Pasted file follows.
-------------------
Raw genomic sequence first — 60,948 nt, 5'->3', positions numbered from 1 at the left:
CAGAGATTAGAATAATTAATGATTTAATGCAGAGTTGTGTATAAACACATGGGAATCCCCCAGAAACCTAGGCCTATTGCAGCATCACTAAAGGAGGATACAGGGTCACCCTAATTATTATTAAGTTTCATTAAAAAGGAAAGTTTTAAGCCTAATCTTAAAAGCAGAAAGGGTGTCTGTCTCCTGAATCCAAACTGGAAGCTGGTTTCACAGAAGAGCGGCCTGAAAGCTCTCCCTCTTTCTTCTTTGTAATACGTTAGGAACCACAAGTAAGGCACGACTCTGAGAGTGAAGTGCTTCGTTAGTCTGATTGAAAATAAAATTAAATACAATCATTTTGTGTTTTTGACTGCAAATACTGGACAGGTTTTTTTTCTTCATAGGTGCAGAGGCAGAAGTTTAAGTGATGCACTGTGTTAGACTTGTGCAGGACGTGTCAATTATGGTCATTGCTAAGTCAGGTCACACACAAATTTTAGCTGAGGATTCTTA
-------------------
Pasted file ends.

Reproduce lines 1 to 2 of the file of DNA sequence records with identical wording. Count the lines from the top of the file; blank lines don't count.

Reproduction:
Raw genomic sequence first — 60,948 nt, 5'->3', positions numbered from 1 at the left:
CAGAGATTAGAATAATTAATGATTTAATGCAGAGTTGTGTATAAACACATGGGAATCCCCCAGAAACCTAGGCCTATTGCAGCATCACTAAAGGAGGATACAGGGTCACCCTAATTATTATTAAGTTTCATTAAAAAGGAAAGTTTTAAGCCTAATCTTAAAAGCAGAAAGGGTGTCTGTCTCCTGAATCCAAACTGGAAGCTGGTTTCACAGAAGAGCGGCCTGAAAGCTCTCCCTCTTTCTTCTTTGTAATACGTTAGGAACCACAAGTAAGGCACGACTCTGAGAGTGAAGTGCTTCGTTAGTCTGATTGAAAATAAAATTAAATACAATCATTTTGTGTTTTTGACTGCAAATACTGGACAGGTTTTTTTTCTTCATAGGTGCAGAGGCAGAAGTTTAAGTGATGCACTGTGTTAGACTTGTGCAGGACGTGTCAATTATGGTCATTGCTAAGTCAGGTCACACACAAATTTTAGCTGAGGATTCTTA